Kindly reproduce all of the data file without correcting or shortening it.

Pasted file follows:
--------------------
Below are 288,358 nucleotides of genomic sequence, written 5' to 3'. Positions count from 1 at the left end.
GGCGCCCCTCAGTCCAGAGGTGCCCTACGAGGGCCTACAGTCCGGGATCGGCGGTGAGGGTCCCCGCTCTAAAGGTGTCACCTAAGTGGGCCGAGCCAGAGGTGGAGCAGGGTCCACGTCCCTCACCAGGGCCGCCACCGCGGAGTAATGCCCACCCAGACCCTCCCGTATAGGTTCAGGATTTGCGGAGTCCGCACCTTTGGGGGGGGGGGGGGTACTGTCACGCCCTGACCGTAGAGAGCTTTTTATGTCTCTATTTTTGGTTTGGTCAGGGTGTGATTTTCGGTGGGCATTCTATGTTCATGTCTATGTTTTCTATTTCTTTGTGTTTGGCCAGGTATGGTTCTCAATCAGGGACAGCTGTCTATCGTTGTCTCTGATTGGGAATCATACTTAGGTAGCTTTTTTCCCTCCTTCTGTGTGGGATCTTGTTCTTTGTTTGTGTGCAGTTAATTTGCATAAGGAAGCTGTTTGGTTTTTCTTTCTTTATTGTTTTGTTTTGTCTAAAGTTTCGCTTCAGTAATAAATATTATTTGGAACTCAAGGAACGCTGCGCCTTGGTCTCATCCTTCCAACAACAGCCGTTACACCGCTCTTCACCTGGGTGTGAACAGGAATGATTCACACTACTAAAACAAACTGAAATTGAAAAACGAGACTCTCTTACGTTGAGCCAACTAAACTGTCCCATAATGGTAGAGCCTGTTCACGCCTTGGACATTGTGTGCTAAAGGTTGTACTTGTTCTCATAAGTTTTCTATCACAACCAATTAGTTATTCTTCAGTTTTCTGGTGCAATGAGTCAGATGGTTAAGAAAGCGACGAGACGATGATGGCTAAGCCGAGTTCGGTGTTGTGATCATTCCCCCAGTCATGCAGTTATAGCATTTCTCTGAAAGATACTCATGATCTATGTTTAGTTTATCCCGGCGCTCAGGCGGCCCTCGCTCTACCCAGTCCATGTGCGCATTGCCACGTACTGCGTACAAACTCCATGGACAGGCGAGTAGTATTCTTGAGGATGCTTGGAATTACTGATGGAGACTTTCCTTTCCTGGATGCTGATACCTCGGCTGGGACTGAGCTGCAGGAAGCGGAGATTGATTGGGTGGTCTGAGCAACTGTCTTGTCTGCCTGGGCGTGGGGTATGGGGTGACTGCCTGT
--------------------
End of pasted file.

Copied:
Below are 288,358 nucleotides of genomic sequence, written 5' to 3'. Positions count from 1 at the left end.
GGCGCCCCTCAGTCCAGAGGTGCCCTACGAGGGCCTACAGTCCGGGATCGGCGGTGAGGGTCCCCGCTCTAAAGGTGTCACCTAAGTGGGCCGAGCCAGAGGTGGAGCAGGGTCCACGTCCCTCACCAGGGCCGCCACCGCGGAGTAATGCCCACCCAGACCCTCCCGTATAGGTTCAGGATTTGCGGAGTCCGCACCTTTGGGGGGGGGGGGGGTACTGTCACGCCCTGACCGTAGAGAGCTTTTTATGTCTCTATTTTTGGTTTGGTCAGGGTGTGATTTTCGGTGGGCATTCTATGTTCATGTCTATGTTTTCTATTTCTTTGTGTTTGGCCAGGTATGGTTCTCAATCAGGGACAGCTGTCTATCGTTGTCTCTGATTGGGAATCATACTTAGGTAGCTTTTTTCCCTCCTTCTGTGTGGGATCTTGTTCTTTGTTTGTGTGCAGTTAATTTGCATAAGGAAGCTGTTTGGTTTTTCTTTCTTTATTGTTTTGTTTTGTCTAAAGTTTCGCTTCAGTAATAAATATTATTTGGAACTCAAGGAACGCTGCGCCTTGGTCTCATCCTTCCAACAACAGCCGTTACACCGCTCTTCACCTGGGTGTGAACAGGAATGATTCACACTACTAAAACAAACTGAAATTGAAAAACGAGACTCTCTTACGTTGAGCCAACTAAACTGTCCCATAATGGTAGAGCCTGTTCACGCCTTGGACATTGTGTGCTAAAGGTTGTACTTGTTCTCATAAGTTTTCTATCACAACCAATTAGTTATTCTTCAGTTTTCTGGTGCAATGAGTCAGATGGTTAAGAAAGCGACGAGACGATGATGGCTAAGCCGAGTTCGGTGTTGTGATCATTCCCCCAGTCATGCAGTTATAGCATTTCTCTGAAAGATACTCATGATCTATGTTTAGTTTATCCCGGCGCTCAGGCGGCCCTCGCTCTACCCAGTCCATGTGCGCATTGCCACGTACTGCGTACAAACTCCATGGACAGGCGAGTAGTATTCTTGAGGATGCTTGGAATTACTGATGGAGACTTTCCTTTCCTGGATGCTGATACCTCGGCTGGGACTGAGCTGCAGGAAGCGGAGATTGATTGGGTGGTCTGAGCAACTGTCTTGTCTGCCTGGGCGTGGGGTATGGGGTGACTGCCTGT